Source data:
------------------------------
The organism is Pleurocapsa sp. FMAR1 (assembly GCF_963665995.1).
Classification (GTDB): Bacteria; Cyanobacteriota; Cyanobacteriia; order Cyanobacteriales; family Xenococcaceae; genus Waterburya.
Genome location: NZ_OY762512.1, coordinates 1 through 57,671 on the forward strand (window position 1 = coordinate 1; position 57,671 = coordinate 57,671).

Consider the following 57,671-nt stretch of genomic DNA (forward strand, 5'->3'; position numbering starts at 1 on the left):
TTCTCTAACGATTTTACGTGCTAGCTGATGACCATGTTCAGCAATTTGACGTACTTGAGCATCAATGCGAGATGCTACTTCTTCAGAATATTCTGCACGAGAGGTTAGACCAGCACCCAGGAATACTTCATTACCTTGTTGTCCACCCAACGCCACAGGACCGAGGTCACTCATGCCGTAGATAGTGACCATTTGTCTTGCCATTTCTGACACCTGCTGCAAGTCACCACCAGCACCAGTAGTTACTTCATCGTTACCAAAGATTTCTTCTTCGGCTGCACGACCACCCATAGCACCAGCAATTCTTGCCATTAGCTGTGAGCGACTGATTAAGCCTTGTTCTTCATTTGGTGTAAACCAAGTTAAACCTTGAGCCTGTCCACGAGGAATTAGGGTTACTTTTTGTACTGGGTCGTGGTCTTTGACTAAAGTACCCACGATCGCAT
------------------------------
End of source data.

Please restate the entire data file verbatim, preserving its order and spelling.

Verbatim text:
The organism is Pleurocapsa sp. FMAR1 (assembly GCF_963665995.1).
Classification (GTDB): Bacteria; Cyanobacteriota; Cyanobacteriia; order Cyanobacteriales; family Xenococcaceae; genus Waterburya.
Genome location: NZ_OY762512.1, coordinates 1 through 57,671 on the forward strand (window position 1 = coordinate 1; position 57,671 = coordinate 57,671).

Consider the following 57,671-nt stretch of genomic DNA (forward strand, 5'->3'; position numbering starts at 1 on the left):
TTCTCTAACGATTTTACGTGCTAGCTGATGACCATGTTCAGCAATTTGACGTACTTGAGCATCAATGCGAGATGCTACTTCTTCAGAATATTCTGCACGAGAGGTTAGACCAGCACCCAGGAATACTTCATTACCTTGTTGTCCACCCAACGCCACAGGACCGAGGTCACTCATGCCGTAGATAGTGACCATTTGTCTTGCCATTTCTGACACCTGCTGCAAGTCACCACCAGCACCAGTAGTTACTTCATCGTTACCAAAGATTTCTTCTTCGGCTGCACGACCACCCATAGCACCAGCAATTCTTGCCATTAGCTGTGAGCGACTGATTAAGCCTTGTTCTTCATTTGGTGTAAACCAAGTTAAACCTTGAGCCTGTCCACGAGGAATTAGGGTTACTTTTTGTACTGGGTCGTGGTCTTTGACTAAAGTACCCACGATCGCAT